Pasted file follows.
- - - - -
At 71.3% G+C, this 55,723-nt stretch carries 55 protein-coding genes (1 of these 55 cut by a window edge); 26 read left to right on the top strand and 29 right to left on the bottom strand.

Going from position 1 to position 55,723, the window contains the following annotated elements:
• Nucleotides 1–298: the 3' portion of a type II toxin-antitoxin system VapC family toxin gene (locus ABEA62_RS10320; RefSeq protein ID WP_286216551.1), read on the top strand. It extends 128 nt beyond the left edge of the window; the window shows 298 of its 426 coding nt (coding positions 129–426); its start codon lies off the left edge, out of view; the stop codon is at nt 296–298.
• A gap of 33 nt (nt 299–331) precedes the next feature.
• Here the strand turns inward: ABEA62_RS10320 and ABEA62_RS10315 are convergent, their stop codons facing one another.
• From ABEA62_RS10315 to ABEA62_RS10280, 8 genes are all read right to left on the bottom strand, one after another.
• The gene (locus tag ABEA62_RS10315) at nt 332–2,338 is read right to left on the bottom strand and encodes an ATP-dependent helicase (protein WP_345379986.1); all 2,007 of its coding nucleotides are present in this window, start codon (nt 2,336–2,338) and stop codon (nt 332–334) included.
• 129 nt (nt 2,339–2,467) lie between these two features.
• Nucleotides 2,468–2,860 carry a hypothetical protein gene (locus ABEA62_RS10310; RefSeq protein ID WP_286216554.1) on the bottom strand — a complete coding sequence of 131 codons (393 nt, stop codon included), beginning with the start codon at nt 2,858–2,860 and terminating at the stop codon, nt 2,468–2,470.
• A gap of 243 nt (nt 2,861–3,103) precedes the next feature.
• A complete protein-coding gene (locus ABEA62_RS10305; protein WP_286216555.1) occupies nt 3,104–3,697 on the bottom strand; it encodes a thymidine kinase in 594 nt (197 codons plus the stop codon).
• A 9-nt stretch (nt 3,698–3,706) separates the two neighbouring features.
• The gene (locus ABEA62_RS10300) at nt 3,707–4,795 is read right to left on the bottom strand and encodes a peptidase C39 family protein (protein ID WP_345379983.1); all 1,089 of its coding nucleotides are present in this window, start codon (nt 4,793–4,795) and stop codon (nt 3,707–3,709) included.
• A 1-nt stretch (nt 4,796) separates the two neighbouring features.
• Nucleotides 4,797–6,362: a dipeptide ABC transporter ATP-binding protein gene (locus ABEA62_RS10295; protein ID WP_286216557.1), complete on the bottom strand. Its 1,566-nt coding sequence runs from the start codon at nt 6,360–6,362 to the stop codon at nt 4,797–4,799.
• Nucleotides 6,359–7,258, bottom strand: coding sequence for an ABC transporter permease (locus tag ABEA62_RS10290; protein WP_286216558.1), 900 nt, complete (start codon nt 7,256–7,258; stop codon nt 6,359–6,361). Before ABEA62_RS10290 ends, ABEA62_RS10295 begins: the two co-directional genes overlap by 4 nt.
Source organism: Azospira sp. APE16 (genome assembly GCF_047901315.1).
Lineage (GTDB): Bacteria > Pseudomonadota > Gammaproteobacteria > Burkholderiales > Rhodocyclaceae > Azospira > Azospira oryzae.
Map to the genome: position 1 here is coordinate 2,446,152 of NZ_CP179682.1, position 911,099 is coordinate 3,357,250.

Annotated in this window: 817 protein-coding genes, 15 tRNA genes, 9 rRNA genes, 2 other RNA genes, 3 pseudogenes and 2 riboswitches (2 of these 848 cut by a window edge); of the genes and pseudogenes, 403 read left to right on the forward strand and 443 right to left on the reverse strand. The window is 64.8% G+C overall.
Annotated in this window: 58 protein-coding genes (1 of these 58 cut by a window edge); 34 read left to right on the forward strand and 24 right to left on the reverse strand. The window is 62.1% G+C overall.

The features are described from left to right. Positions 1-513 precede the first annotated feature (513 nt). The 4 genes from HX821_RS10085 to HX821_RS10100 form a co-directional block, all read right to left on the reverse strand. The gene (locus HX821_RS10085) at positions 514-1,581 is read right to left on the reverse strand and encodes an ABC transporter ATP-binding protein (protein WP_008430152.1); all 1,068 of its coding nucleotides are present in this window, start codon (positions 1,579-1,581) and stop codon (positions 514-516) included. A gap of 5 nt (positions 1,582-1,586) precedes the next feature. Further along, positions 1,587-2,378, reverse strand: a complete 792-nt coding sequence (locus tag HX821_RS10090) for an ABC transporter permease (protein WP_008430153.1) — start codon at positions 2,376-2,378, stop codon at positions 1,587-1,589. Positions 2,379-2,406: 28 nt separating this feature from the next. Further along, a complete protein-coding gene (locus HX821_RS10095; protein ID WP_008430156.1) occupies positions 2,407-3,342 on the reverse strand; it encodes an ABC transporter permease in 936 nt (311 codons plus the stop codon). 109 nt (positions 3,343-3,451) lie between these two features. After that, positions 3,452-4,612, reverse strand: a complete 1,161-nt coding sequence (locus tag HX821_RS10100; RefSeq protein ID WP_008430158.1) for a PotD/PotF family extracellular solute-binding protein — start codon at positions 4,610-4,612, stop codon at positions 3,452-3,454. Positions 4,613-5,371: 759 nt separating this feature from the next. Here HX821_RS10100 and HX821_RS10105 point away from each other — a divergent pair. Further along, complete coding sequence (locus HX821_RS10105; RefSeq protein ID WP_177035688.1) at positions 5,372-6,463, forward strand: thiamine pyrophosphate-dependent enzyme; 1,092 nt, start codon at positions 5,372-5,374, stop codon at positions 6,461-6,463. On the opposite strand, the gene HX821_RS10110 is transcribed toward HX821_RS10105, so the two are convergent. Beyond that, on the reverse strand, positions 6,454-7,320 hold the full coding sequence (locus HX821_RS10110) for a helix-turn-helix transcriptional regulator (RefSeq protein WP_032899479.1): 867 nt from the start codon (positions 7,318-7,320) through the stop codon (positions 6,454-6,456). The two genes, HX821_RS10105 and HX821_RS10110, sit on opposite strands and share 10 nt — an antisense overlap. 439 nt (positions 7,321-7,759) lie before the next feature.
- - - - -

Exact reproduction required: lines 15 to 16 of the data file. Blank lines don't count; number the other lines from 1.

• Nucleotides 4,797–6,362: a dipeptide ABC transporter ATP-binding protein gene (locus ABEA62_RS10295; protein ID WP_286216557.1), complete on the bottom strand. Its 1,566-nt coding sequence runs from the start codon at nt 6,360–6,362 to the stop codon at nt 4,797–4,799.
• Nucleotides 6,359–7,258, bottom strand: coding sequence for an ABC transporter permease (locus tag ABEA62_RS10290; protein WP_286216558.1), 900 nt, complete (start codon nt 7,256–7,258; stop codon nt 6,359–6,361). Before ABEA62_RS10290 ends, ABEA62_RS10295 begins: the two co-directional genes overlap by 4 nt.